Psalm 66:8, 16-20
Bless our God, O peoples,
let the sound of his praise be heard,
who has kept us among the living,
and has not let our feet slip.
Come and hear, all you who fear God,
and I will tell what he has done for me.
I cried aloud to him,
and he was extolled with my tongue.
If I had cherished iniquity in my heart,
the Lord would not have listened.
But truly God has listened;
he has given heed to the words of my prayer.
Blessed be God,
because he has not rejected my prayer
or removed his steadfast love from me.
A prayer from ‘Grant us your peace’ by David Grant
Lord, our God,
A brief recollection on our national life
reveals times of burden too great to bear,
times of test, searing our public consciousness,
times of communal dousing that submerge our perceptions,
often trying us all to the edge of our endurance.
Yet we are still here.
We could argue the world was beyond your control.
We could conclude that you reject us.
We could believe you punish us.
But, no, we are still here bringing praise and offering
for our living and not dying,
for our place of space, with no threat of oppression.
From this communal space you grant each one a hearing.
So, we come, to make our confessions
and receive your forgiveness.
We are wise to our technique of cherishing sin,
or at best mumbling inaudibly our confession prayers,
which keeps us in limping control, ensuring non-forgiveness.
So, we risk speaking, and risk your hearing,
and risk a forgiveness-primed transformation,
wrapped in steadfast love,
signposting subversive testimony to all listeners
that you, God, are above all gods;
there is no other, and only you deserve our allegiance.
Thanks be to God.
The Walk to Emmaus
Now on that same day two of them were going to a village called Emmaus, about seven miles from Jerusalem, and talking with each other about all these things that had happened. While they were talking and discussing, Jesus himself came near and went with them, but their eyes were kept from recognizing him. And he said to them, “What are you discussing with each other while you walk along?” They stood still, looking sad.
Then one of them, whose name was Cleopas, answered him, “Are you the only stranger in Jerusalem who does not know the things that have taken place there in these days?” He asked them, “What things?” They replied, “The things about Jesus of Nazareth, who was a prophet mighty in deed and word before God and all the people, and how our chief priests and leaders handed him over to be condemned to death and crucified him.
But we had hoped that he was the one to redeem Israel. Yes, and besides all this, it is now the third day since these things took place. Moreover, some women of our group astounded us. They were at the tomb early this morning, and when they did not find his body there, they came back and told us that they had indeed seen a vision of angels who said that he was alive. Some of those who were with us went to the tomb and found it just as the women had said; but they did not see him.” Then he said to them, “Oh, how foolish you are, and how slow of heart to believe all that the prophets have declared! Was it not necessary that the Messiah[e] should suffer these things and then enter into his glory?” Then beginning with Moses and all the prophets, he interpreted to them the things about himself in all the scriptures.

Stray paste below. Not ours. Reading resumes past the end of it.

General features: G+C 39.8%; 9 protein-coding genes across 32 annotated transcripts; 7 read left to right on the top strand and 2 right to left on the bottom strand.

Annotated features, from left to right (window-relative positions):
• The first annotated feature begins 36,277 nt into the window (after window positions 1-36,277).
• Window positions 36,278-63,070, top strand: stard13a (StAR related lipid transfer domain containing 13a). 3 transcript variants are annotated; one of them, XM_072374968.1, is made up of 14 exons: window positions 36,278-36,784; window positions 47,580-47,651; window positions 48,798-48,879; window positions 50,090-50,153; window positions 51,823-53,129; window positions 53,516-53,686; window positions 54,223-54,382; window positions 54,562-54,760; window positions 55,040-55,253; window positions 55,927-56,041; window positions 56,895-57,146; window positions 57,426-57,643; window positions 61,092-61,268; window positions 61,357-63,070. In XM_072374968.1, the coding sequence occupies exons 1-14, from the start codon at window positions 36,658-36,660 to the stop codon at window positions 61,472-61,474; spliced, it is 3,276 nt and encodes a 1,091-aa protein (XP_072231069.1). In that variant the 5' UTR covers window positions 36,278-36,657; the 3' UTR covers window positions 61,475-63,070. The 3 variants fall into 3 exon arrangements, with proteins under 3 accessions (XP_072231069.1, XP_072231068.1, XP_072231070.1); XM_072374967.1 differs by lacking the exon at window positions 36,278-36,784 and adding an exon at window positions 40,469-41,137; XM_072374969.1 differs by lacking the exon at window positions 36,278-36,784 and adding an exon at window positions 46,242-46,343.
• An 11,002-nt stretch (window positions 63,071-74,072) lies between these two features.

As they came near the village to which they were going, he walked ahead as if he were going on. But they urged him strongly, saying, “Stay with us, because it is almost evening and the day is now nearly over.” So he went in to stay with them. When he was at the table with them, he took bread, blessed and broke it, and gave it to them. Then their eyes were opened, and they recognized him; and he vanished from their sight. They said to each other, “Were not our hearts burning within us while he was talking to us on the road, while he was opening the scriptures to us?” That same hour they got up and returned to Jerusalem; and they found the eleven and their companions gathered together. They were saying, “The Lord has risen indeed, and he has appeared to Simon!” Then they told what had happened on the road, and how he had been made known to them in the breaking of the bread.
Our reflection today comes from a ‘guest’ preacher, Rev Dr Murray Rae. Murray is Professor of Theology at Otago University. This article was originally published in the Otago Daily Times HERE and Murray has kindly given his permission for its reproduction.
How do we want to order our new world?
In Luke’s gospel the story is told of two of Jesus’ disciples walking the road to Emmaus, a village about seven miles from Jerusalem. Three days earlier the disciples had witnessed the crucifixion of Jesus. The one in whom they had trusted, the one who they dared to believe was Israel’s Messiah had been brutally killed at the hands of the Roman authorities.
Their hopes had come to a tragic end. Earlier that day, however, some women who were followers of Jesus — Mary Magdalene, Joanna, and Mary the mother of James — had visited Jesus’ tomb and found it empty. The body of Jesus was no longer there. Two men at the tomb declared that Jesus was alive and the women rushed to tell the other disciples. To begin with however, the women’s story was too much for the disciples to believe. They considered it to be an idle tale.
And so, later that day, the two disciples made their way to Emmaus, dejected, bewildered, and unable to make sense of all that they had seen and heard.